Information is given in this department under the following conditions only: (1) No queries are answered by mail; (2) queries must reach us before the 15th of the month to be answered in the BULLETin of the month following: (3) inquirers must in every instance be regular subscribers; and (4) names and addresses must be affixed to all communications.
Powdered borax is claimed to be a successful antexterminator. It should be scattered about the floor of the fountain and thrown or blown into all crevices and corners. Ants are said to be partial to lard, and a tray smeared with it will entangle many of them. Chloroform or gasoline sprayed into crevices or corners, or into their nests, if found, will destroy them. Gasoline must be used with caution, owing to its inflammability, and therefore chloroform should be preferred. A sponge moistened with weak syrup will entangle many ants, which may then be killed by dipping the sponge in hot water. It has also been suggested to boil Peru balsam with water, about one ounce to the gallon, and to wash the shelves and floor with this liquid while hot. Alum in hot solution may also be used in the same manner. An experienced pharmacist claims to have had excellent results in driving ants from the fountain by making a mixture of equal parts of tartar emetic and sugar into a thick paste with glycerin and distributing small particles of the mixture where the pests can get at it.
Prescription Difficulties. H. E. N. writes: (1) Will you kindly explain the reaction which takes place in the following? Sodium nitrite.....
2 drachms. Compound digestive elixir. .4 fluidounces. (2) What is the best method to follow in compounding this mixture?
Creosote carbonate (Creosotal)...2 fluidrachms.
.4 fluidounces. (3) Is it possible to obtain a clear mixture from the following ? Glycerin
.2 fluidrachms. Aromatic elixir, to make. .4 fluidounces. (1) The acids in the compound digestive elixir decompose the sodium nitrite and liberate nitrous acid, which causes the reaction you notice. To first neutralize the acids is poor pharmacy, as to do so would probably destroy the efficiency of some of the ferments. It is best not to dispense the prescription as it stands.
(2) A presentable mixture of creosote carbonate with sherry wine can be made by emulsification. Condensed milk or egg yolk are the best agents to use. To prepare a milk emulsion triturate the creosote carbonate with one fluidounce of condensed milk and incorporate the wine gradually.
(3) When mixed as written, citro-phosphate of iron is precipitated. This is soluble in stronger acid solutions, in alkali solutions (ammonia, sodium hydroxide, etc.), and in the presence of alkaline citrates.
In the case of this prescription a clear solution can be obtained by the addition of sodium citrate in sufficient amount. By using tincture of ferric chloride in place of tincture of iron citrochloride a clear solution is obtained without the use of a citrate.
If the substitution of tincture of ferric chloride is acceptable to the physician, the plan of using it is the best one to follow.
A Dyspepsia Tablet and a Kidney Pill. W. P. W. & Co. writes: "We would like formulas for (1) a dyspepsia tablet containing pepsin, pancreatin, diastase, rennin, ginger, peppermint, and calcium carbonate; (2) a kidney pill or tablet containing buchu, juniper, potassium acetate, uva ursi, stone-root, capsicum, and methylene blue.” Experiment with the following proportions:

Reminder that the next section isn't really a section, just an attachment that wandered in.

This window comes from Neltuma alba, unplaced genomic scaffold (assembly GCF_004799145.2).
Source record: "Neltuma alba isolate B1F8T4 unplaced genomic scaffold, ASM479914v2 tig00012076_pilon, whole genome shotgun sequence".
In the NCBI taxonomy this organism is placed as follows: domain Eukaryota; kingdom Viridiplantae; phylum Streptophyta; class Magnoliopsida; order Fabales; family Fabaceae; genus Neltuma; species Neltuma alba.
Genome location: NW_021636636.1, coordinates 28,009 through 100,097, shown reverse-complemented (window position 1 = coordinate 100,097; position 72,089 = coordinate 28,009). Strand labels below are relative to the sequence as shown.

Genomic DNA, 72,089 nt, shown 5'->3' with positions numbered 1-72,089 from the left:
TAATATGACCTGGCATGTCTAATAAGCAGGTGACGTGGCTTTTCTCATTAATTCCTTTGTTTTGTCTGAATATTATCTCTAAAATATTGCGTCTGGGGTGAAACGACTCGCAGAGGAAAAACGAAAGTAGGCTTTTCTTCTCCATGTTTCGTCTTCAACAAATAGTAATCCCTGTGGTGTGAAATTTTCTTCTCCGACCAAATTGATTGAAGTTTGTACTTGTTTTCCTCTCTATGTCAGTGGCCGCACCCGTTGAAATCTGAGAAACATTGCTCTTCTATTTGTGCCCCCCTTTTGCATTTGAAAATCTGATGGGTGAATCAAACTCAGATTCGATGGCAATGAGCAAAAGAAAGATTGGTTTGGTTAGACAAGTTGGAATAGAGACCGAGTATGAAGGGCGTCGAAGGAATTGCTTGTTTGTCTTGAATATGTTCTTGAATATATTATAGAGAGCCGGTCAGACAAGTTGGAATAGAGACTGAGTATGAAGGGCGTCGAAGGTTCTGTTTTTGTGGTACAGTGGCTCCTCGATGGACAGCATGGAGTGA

(1) DYSPEPSIA TABLET. Pepsin (1:3000)
1 grain. Pancreatin
2 grains. Diastase
2 grains. Rennin
18 grain. Powdered ginger.
.% grain. Oil of peppermint..
14 minim. Potassium acetate.
.1 grain. Extract of uva ursi.
14 grain. Extract of stoneroot.
%2 grain. The proportions given are for one tablet and one pill.
Ants at the Fountain. M. R. W. writes: "The ants are about to walk away with my fountain. What will rid me of the pests? I have tried insect powders and carbon bisulphide without result."
First of all, let us suggest that you give your fountain a thorough going over, particularly of the inner parts which are not ordinarily touched by a superficial cleaning. Syrups, crushed fruits, and melted ice cream are sometimes likely to be found in not easily-accessible parts of the fountain, and if they are present, even in small amounts, they are sure to attract ants.
Trouble with Stearic Acid Cream. P. D. B. writes: “I prepare a stearic acid cream, containing witch-hazel, by boiling together a solution of borax and stearic acid. When the temperature is about 160° F. the witch-hazel is added. A very nice cream is produced, but with the rather serious disadvantage that it dries up considerably in a few months, due apparently to the evaporation of the spirit. It occurred to me to add some glycerin, but this addition made the cream appear quite granular, even when only comparatively small quantities of glycerin were added. Can you tell me how to overcome the difficulty? Is there any way of adding glycerin so that the granulation will not take place? There is a witch-hazel cream which is very popular here (Australia) and which has a characteristic silky sheen. Can you tell me how to produce this appearance?"
All creams of the greaseless (stearic acid) type tend to dry out, and for that reason they should be dispensed only in containers which, as much as possible, readily colored with these dyes. If you find it to be so in your case, it would be advisable first to mix the color with a small quantity of some fixed oil. The mineral oil will then be found to take up the color readily. If you desire to use annatto as a coloring agent, proceed in a similar manner-dissolve it by means of a little fixed oil.
prevent the access of air. If feasible, collapsible tubes should be used.
Adding about 5 per cent of liquid petrolatum (to the stearic acid) will help retard evaporation.
Glycerin also serves to prevent drying of the cream, and from 15 to 25 per cent should be used. The borax should be dissolved in the glycerin before mixing it with the stearic acid.